The BBC has published an article investigating how “off-the-shelf DNA tests” store user samples and whether or not the personal information is being sold to affiliated companies.
Genetic services, such as 23AndMe and Ancestry, may occasionally sell access to anonymous data to drug research firms. This is usually a scheme that users can opt in and out of at any time, although the terms vary between different companies.
Research director at the health law institute at the University of Alberta Tim Caulfield told the BBC: “People need to look carefully at privacy statements because often these firms are partnering with the pharmaceutical industry and people should be aware that is happening.”
“Once it has been aggregated and data is out there, it becomes difficult to get it back. And what happens if the firm goes bankrupt, what happens to all the DNA then?”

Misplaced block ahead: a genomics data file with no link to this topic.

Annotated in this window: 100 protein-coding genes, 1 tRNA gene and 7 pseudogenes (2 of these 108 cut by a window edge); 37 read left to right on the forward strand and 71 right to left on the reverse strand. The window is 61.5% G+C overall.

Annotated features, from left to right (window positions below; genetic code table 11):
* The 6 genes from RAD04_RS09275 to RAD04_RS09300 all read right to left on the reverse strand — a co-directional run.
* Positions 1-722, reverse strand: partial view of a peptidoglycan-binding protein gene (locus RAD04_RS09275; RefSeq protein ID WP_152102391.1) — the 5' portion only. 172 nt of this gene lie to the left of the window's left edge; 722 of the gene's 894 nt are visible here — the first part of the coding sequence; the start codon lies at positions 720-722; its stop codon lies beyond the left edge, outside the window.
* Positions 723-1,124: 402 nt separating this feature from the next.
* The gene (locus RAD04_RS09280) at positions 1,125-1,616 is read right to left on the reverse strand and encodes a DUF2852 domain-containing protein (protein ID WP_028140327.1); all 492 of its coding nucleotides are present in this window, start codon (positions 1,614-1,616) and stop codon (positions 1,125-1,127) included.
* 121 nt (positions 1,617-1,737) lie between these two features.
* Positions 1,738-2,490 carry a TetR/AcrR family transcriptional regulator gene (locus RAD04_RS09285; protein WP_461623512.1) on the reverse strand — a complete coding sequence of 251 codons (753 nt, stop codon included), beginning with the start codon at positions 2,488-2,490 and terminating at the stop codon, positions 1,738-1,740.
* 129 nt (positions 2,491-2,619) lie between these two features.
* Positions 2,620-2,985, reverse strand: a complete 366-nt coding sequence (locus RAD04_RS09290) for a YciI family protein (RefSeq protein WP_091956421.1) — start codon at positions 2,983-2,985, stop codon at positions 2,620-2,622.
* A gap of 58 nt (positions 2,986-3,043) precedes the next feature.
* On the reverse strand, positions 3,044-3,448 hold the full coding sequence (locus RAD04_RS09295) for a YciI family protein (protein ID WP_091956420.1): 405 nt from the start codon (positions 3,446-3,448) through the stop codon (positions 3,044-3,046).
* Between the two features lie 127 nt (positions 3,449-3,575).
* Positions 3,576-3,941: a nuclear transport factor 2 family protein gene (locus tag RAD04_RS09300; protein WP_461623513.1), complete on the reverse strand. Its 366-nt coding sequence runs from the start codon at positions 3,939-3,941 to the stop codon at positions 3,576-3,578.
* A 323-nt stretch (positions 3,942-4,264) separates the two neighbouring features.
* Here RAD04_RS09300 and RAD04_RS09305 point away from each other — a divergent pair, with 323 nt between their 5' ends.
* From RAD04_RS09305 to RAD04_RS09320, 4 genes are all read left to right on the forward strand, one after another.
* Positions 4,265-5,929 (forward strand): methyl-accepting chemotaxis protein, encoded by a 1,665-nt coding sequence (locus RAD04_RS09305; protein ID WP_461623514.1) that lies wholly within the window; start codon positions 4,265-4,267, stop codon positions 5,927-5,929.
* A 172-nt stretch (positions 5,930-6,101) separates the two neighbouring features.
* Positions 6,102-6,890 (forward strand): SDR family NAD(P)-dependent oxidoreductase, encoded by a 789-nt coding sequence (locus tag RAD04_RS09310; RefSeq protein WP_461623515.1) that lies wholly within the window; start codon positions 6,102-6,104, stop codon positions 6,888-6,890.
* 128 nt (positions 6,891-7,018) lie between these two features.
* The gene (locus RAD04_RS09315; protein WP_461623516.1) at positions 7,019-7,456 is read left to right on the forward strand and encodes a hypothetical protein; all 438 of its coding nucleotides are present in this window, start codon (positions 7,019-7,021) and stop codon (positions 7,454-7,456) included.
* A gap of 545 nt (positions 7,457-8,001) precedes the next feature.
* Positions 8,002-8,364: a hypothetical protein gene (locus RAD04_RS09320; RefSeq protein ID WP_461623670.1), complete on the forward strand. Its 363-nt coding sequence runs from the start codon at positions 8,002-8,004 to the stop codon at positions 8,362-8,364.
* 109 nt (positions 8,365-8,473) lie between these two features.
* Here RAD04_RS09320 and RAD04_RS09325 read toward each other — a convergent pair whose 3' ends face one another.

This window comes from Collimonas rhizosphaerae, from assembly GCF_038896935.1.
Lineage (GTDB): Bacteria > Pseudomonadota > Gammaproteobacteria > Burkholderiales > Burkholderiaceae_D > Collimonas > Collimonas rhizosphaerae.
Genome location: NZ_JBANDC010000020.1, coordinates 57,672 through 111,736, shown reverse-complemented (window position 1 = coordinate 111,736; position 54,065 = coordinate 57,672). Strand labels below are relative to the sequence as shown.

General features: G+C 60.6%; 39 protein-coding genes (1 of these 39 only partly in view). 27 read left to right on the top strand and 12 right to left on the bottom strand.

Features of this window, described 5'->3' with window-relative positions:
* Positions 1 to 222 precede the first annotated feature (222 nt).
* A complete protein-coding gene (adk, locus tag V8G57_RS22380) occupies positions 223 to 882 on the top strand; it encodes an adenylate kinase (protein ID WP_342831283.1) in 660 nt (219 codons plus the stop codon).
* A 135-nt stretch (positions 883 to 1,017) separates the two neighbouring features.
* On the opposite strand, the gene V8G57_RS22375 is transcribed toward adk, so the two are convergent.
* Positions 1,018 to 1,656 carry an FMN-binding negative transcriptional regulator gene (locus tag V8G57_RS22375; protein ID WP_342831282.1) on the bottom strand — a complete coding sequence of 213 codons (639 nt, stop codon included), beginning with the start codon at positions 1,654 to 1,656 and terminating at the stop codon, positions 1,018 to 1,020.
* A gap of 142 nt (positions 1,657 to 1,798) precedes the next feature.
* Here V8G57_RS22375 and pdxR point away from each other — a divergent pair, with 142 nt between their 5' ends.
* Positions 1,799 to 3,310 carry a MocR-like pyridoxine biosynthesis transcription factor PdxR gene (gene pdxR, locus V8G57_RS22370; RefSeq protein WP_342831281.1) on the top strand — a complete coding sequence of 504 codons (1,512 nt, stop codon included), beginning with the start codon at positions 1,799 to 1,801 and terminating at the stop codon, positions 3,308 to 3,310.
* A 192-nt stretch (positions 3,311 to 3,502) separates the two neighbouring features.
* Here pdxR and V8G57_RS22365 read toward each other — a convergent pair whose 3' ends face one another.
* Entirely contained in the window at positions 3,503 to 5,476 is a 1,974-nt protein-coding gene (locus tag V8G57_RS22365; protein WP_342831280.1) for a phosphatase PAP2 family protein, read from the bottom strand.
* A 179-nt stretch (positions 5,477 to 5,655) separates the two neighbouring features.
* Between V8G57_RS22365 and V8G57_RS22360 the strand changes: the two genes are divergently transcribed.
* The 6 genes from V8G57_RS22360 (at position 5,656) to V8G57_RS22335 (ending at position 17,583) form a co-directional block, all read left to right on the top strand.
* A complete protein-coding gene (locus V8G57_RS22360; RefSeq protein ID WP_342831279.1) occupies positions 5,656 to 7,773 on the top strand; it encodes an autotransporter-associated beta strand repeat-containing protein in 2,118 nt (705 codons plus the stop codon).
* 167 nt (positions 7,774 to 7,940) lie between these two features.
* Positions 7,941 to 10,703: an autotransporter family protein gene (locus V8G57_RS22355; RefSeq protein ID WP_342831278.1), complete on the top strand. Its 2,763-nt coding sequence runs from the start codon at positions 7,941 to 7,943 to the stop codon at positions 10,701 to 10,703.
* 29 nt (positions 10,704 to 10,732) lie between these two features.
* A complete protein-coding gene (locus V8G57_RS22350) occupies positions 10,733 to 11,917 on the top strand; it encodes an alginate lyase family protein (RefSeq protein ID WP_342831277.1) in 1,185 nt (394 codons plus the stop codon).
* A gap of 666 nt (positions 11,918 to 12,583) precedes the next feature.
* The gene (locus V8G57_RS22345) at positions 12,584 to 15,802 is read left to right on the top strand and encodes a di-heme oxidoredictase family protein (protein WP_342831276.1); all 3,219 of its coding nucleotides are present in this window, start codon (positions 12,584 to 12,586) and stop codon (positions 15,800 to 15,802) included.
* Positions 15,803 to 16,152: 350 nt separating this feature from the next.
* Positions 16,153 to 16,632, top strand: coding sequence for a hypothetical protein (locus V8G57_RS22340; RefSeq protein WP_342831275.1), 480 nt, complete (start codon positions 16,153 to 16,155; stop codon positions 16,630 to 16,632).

Once a single submits their sample, it is transported to a third-party laboratory for testing with a unique barcode attached. This barcode identifies the individual to the Pheramor team but none of the lab technicians.
It does say that personal information, such as email addresses, can be used for marketing purposes but again, users can opt out of this whenever they want.
A journalist from Wired published an article about the accuracy of DNA dating platforms in May, concluding that the level of scientific knowledge required to make accurate matches doesn’t yet exist.
Read more here.